Conservation at the Campground
Girl Camper, Janine Pettit, shares how she makes more eco-friendly decisions at the campground and how to start making them yourself.
There is so much awareness today of the toll that our ‘disposable’ world has taken on the environment, and I am glad to see the tide turning. I must admit that I was pretty hooked on convenience items and never gave much thought to their impact. A few years ago, I made a concerted effort to at least lessen the impact I was making, and I started by getting a handle on single use plastics. No more cases of water bottles. I have so many containers for drinking water that it was absurd that I would buy cases of plastic water bottles to begin with. I stashed a one-gallon water jug in the backseat of my truck, and I fill my water vessel when it runs out. I refill the same one-gallon jug over and over. Not only does that make environmental sense, but it also makes economic sense.
The other guilty indulgence of mine was plastic storage containers. I had cabinets full of them and frequently replaced them when they got separated from their proper lid or started to look too dingey. I made up my mind to not buy any new ones. Instead, I transitioned to stainless steel containers and glass bowls for leftovers. In the camper, I use the stainless as well as a few silicone storage containers that are less harsh on the environment. Before the advent of Tupperware there was something called ‘refrigerator glass’. Our grandmothers stored leftovers in these glass jars with lids. Today there are lots of jars with lids at thrift stores and they make great storage for leftovers.
Plastic cutlery also went out the door with the containers and I keep bamboo forks for a crowd because bamboo is easily replaced, but mainly rely on good old stainless-steel silverware. In the plastic family, I also had to weed out plastic wrap for sandwiches and leftovers. I took an online tutorial on making beeswax wraps and now use them all the time. They are made from light cotton fabric, beeswax, and jojoba oil. You can buy them online in lots of sizes and they last about a year. They clean up by rinsing under warm water and letting them air dry in the drainboard.
The next thing I tackled was my use of paper. While on some level I know that tree pulp is dark brown, I never considered what the process of turning it into shiny coated stark white paper plates was doing to the environment. I did a little research and decided that I didn’t want to eat off plates that had been so highly manufactured, so I made the decision to stick with thrifted melamine dinnerware and old-fashioned enamelware. They are sturdier than paper plates, reusable, and won’t break.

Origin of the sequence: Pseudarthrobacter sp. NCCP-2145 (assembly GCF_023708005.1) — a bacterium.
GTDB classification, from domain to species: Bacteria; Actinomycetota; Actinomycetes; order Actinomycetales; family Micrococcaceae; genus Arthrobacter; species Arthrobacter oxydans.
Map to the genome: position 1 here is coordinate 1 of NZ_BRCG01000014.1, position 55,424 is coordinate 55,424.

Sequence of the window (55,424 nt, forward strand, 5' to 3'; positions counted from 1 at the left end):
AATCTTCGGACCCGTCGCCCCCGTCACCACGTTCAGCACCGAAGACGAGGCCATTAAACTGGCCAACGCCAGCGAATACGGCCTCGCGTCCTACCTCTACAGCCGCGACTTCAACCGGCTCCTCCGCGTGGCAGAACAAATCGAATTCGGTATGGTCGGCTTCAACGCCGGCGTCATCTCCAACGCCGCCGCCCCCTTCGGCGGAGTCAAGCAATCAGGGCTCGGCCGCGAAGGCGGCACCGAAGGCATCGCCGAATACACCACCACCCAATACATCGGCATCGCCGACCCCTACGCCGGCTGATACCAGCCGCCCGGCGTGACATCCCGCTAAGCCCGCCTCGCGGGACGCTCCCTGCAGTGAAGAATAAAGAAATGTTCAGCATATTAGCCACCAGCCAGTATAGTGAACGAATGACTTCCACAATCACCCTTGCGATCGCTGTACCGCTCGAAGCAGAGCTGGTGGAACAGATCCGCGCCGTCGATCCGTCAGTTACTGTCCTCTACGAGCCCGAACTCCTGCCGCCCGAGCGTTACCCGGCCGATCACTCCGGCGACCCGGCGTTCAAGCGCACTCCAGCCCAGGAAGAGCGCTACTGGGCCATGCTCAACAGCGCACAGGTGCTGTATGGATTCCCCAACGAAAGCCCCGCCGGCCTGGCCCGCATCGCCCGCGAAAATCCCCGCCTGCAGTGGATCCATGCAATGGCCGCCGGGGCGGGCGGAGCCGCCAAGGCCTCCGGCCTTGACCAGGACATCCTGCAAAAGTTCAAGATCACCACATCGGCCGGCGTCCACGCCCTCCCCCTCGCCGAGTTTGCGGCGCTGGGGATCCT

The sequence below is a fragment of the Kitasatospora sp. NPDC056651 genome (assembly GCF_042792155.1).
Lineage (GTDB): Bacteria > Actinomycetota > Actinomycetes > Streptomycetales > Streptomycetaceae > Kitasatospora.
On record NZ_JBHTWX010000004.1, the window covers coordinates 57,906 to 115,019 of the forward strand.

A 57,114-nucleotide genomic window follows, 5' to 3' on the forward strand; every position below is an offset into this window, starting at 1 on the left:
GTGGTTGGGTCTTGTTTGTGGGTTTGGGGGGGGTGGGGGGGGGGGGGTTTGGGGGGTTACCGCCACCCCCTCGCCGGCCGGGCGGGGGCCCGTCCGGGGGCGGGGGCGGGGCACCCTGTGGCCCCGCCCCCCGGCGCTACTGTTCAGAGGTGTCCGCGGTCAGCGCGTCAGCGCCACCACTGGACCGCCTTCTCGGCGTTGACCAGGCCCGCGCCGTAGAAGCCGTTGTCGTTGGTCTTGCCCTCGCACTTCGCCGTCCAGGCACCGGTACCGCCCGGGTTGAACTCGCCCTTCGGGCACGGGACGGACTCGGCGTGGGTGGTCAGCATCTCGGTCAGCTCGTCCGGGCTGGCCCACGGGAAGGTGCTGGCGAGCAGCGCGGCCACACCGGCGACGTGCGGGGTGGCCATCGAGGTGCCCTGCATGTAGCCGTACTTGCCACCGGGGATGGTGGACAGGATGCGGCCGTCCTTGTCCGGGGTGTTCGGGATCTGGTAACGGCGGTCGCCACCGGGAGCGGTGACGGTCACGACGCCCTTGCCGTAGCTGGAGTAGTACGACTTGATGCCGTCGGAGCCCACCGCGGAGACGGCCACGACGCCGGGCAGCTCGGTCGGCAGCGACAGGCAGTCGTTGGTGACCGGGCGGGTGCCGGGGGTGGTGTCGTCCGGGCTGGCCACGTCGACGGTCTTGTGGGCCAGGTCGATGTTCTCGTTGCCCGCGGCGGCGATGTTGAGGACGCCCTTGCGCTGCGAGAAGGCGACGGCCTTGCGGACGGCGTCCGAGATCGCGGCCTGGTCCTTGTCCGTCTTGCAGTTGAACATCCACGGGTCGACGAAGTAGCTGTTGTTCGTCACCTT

While cleaning up my use of paper plates, I also broke up with paper napkins and paper towels. I use thrifted cotton napkins and Etsy sourced ‘unpaper towels’ which are homemade cloths with snaps that you can wrap around your paper towel dispenser and use over and over. I gave up on keeping them on the paper towel holder quickly, but it’s great to grab one from the drawer and clean up a mess.
Another change I made was in my choice of soaps and cleaners. There are several companies that make products that are all-in-ones. Rosebud company makes a bar soap for the shower that is a body wash, shampoo, shaving cream and conditioner all in one bar. It comes in a cardboard box, so no plastic there, and it’s made from biodegradable materials. Dr. Bonners also makes great soaps that are earth-friendly, and you can toss your dish pan water from a camp kitchen without feeling bad.
I believe in the principle that every little bit helps, and while we have a long way to go, making small changes will alter your personal impact on nature, your pocketbook, and your attitude.
- Buy used when possible. There are so many camping items available on online markets. Check them out and save some money.
- Repair things that have broken. I almost tossed my gas grill but instead ordered a ten-dollar part and am still using it today.
- Use cardboard shipping boxes to organize the back of your tow vehicle, under bed storage, or in your cargo hold to contain small things.